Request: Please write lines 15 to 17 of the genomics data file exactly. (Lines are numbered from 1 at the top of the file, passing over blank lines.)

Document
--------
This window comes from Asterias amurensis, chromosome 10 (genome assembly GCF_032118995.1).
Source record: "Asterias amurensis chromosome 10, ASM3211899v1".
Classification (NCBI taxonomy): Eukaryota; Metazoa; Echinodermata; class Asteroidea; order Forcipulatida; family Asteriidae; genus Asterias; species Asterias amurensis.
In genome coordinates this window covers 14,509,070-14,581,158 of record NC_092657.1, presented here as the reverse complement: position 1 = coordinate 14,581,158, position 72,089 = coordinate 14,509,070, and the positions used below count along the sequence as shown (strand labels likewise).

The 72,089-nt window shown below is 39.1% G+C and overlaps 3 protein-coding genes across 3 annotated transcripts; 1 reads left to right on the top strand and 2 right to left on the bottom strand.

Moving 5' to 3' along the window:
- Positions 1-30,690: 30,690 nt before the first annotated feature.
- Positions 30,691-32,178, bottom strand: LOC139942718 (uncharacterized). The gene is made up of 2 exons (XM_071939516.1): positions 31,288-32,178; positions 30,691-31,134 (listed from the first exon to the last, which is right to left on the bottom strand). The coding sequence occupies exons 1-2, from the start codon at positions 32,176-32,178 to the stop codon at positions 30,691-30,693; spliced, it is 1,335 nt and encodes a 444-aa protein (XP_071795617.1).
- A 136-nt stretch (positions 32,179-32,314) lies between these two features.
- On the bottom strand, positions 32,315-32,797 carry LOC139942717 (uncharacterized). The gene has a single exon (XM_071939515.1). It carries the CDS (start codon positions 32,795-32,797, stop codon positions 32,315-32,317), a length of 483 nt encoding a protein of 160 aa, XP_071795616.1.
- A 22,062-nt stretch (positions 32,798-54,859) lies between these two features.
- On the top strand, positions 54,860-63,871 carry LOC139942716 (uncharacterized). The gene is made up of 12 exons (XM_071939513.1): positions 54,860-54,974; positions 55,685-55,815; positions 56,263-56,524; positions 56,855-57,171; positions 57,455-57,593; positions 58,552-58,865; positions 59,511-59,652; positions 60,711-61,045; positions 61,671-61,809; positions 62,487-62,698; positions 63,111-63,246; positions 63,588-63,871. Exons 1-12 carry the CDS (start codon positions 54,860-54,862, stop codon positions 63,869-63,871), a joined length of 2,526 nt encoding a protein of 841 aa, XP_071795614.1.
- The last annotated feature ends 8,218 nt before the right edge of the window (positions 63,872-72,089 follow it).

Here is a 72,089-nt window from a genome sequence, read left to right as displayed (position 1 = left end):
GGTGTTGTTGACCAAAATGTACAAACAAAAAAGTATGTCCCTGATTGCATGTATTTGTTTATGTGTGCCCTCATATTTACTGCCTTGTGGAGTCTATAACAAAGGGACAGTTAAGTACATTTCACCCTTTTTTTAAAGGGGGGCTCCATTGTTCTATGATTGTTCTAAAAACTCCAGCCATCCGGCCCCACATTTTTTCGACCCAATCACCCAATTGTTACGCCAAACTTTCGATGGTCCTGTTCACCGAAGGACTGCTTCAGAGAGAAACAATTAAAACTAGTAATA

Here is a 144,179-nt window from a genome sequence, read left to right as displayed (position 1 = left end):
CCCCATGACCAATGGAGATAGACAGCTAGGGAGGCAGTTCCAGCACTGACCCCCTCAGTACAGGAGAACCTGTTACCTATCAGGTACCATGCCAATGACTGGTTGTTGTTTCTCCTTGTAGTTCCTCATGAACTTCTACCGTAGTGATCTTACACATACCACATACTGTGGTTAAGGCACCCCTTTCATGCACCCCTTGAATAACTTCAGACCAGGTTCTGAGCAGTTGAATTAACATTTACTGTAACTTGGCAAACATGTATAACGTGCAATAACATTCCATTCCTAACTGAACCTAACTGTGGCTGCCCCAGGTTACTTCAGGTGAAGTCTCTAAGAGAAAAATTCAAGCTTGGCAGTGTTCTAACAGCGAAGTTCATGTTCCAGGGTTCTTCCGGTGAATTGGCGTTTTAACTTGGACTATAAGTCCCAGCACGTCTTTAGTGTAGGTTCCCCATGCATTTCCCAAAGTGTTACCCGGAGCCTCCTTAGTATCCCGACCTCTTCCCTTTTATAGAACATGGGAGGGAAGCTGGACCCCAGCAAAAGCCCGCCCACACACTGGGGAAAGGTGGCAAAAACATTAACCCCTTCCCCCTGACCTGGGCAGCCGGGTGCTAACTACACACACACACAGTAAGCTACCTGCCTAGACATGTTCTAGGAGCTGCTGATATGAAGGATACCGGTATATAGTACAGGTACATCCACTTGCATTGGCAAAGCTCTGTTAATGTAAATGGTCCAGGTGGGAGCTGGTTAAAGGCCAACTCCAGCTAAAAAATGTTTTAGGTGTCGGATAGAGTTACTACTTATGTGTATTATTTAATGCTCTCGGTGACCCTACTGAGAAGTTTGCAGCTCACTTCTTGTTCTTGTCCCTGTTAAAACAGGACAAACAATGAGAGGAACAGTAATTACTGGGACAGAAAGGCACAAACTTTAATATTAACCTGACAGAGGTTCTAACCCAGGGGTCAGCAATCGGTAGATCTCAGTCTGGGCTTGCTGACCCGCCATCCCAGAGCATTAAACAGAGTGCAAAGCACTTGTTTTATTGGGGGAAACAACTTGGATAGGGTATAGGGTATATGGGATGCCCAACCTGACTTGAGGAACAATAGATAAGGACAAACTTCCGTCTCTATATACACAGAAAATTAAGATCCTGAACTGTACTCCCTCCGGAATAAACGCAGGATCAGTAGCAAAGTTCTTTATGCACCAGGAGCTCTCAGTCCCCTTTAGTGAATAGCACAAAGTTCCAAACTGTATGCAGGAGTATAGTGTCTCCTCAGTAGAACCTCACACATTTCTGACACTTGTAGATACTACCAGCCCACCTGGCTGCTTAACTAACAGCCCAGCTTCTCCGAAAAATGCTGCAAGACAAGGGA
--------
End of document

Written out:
GGTGTTGTTGACCAAAATGTACAAACAAAAAAGTATGTCCCTGATTGCATGTATTTGTTTATGTGTGCCCTCATATTTACTGCCTTGTGGAGTCTATAACAAAGGGACAGTTAAGTACATTTCACCCTTTTTTTAAAGGGGGGCTCCATTGTTCTATGATTGTTCTAAAAACTCCAGCCATCCGGCCCCACATTTTTTCGACCCAATCACCCAATTGTTACGCCAAACTTTCGATGGTCCTGTTCACCGAAGGACTGCTTCAGAGAGAAACAATTAAAACTAGTAATA

Here is a 144,179-nt window from a genome sequence, read left to right as displayed (position 1 = left end):
CCCCATGACCAATGGAGATAGACAGCTAGGGAGGCAGTTCCAGCACTGACCCCCTCAGTACAGGAGAACCTGTTACCTATCAGGTACCATGCCAATGACTGGTTGTTGTTTCTCCTTGTAGTTCCTCATGAACTTCTACCGTAGTGATCTTACACATACCACATACTGTGGTTAAGGCACCCCTTTCATGCACCCCTTGAATAACTTCAGACCAGGTTCTGAGCAGTTGAATTAACATTTACTGTAACTTGGCAAACATGTATAACGTGCAATAACATTCCATTCCTAACTGAACCTAACTGTGGCTGCCCCAGGTTACTTCAGGTGAAGTCTCTAAGAGAAAAATTCAAGCTTGGCAGTGTTCTAACAGCGAAGTTCATGTTCCAGGGTTCTTCCGGTGAATTGGCGTTTTAACTTGGACTATAAGTCCCAGCACGTCTTTAGTGTAGGTTCCCCATGCATTTCCCAAAGTGTTACCCGGAGCCTCCTTAGTATCCCGACCTCTTCCCTTTTATAGAACATGGGAGGGAAGCTGGACCCCAGCAAAAGCCCGCCCACACACTGGGGAAAGGTGGCAAAAACATTAACCCCTTCCCCCTGACCTGGGCAGCCGGGTGCTAACTACACACACACACAGTAAGCTACCTGCCTAGACATGTTCTAGGAGCTGCTGATATGAAGGATACCGGTATATAGTACAGGTACATCCACTTGCATTGGCAAAGCTCTGTTAATGTAAATGGTCCAGGTGGGAGCTGGTTAAAGGCCAACTCCAGCTAAAAAATGTTTTAGGTGTCGGATAGAGTTACTACTTATGTGTATTATTTAATGCTCTCGGTGACCCTACTGAGAAGTTTGCAGCTCACTTCTTGTTCTTGTCCCTGTTAAAACAGGACAAACAATGAGAGGAACAGTAATTACTGGGACAGAAAGGCACAAACTTTAATATTAACCTGACAGAGGTTCTAACCCAGGGGTCAGCAATCGGTAGATCTCAGTCTGGGCTTGCTGACCCGCCATCCCAGAGCATTAAACAGAGTGCAAAGCACTTGTTTTATTGGGGGAAACAACTTGGATAGGGTATAGGGTATATGGGATGCCCAACCTGACTTGAGGAACAATAGATAAGGACAAACTTCCGTCTCTATATACACAGAAAATTAAGATCCTGAACTGTACTCCCTCCGGAATAAACGCAGGATCAGTAGCAAAGTTCTTTATGCACCAGGAGCTCTCAGTCCCCTTTAGTGAATAGCACAAAGTTCCAAACTGTATGCAGGAGTATAGTGTCTCCTCAGTAGAACCTCACACATTTCTGACACTTGTAGATACTACCAGCCCACCTGGCTGCTTAACTAACAGCCCAGCTTCTCCGAAAAATGCTGCAAGACAAGGGA